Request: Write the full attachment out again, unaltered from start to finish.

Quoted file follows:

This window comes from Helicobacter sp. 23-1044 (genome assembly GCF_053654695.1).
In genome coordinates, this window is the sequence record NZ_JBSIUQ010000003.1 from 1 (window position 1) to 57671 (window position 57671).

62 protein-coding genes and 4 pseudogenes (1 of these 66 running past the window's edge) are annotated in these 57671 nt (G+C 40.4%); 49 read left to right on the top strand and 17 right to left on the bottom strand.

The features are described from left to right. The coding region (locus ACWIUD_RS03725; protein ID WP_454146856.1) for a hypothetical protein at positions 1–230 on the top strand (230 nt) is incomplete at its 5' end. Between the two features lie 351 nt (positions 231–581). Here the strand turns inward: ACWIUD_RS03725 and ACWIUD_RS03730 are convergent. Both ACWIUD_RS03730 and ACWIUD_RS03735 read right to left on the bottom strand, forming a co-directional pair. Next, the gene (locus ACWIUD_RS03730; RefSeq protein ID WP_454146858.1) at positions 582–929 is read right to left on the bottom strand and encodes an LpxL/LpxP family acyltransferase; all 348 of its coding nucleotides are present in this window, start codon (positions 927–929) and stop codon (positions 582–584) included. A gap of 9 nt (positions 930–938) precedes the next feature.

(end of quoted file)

This window comes from Helicobacter sp. 23-1044 (genome assembly GCF_053654695.1).
In genome coordinates, this window is the sequence record NZ_JBSIUQ010000003.1 from 1 (window position 1) to 57671 (window position 57671).

62 protein-coding genes and 4 pseudogenes (1 of these 66 running past the window's edge) are annotated in these 57671 nt (G+C 40.4%); 49 read left to right on the top strand and 17 right to left on the bottom strand.

The features are described from left to right. The coding region (locus ACWIUD_RS03725; protein ID WP_454146856.1) for a hypothetical protein at positions 1–230 on the top strand (230 nt) is incomplete at its 5' end. Between the two features lie 351 nt (positions 231–581). Here the strand turns inward: ACWIUD_RS03725 and ACWIUD_RS03730 are convergent. Both ACWIUD_RS03730 and ACWIUD_RS03735 read right to left on the bottom strand, forming a co-directional pair. Next, the gene (locus ACWIUD_RS03730; RefSeq protein ID WP_454146858.1) at positions 582–929 is read right to left on the bottom strand and encodes an LpxL/LpxP family acyltransferase; all 348 of its coding nucleotides are present in this window, start codon (positions 927–929) and stop codon (positions 582–584) included. A gap of 9 nt (positions 930–938) precedes the next feature.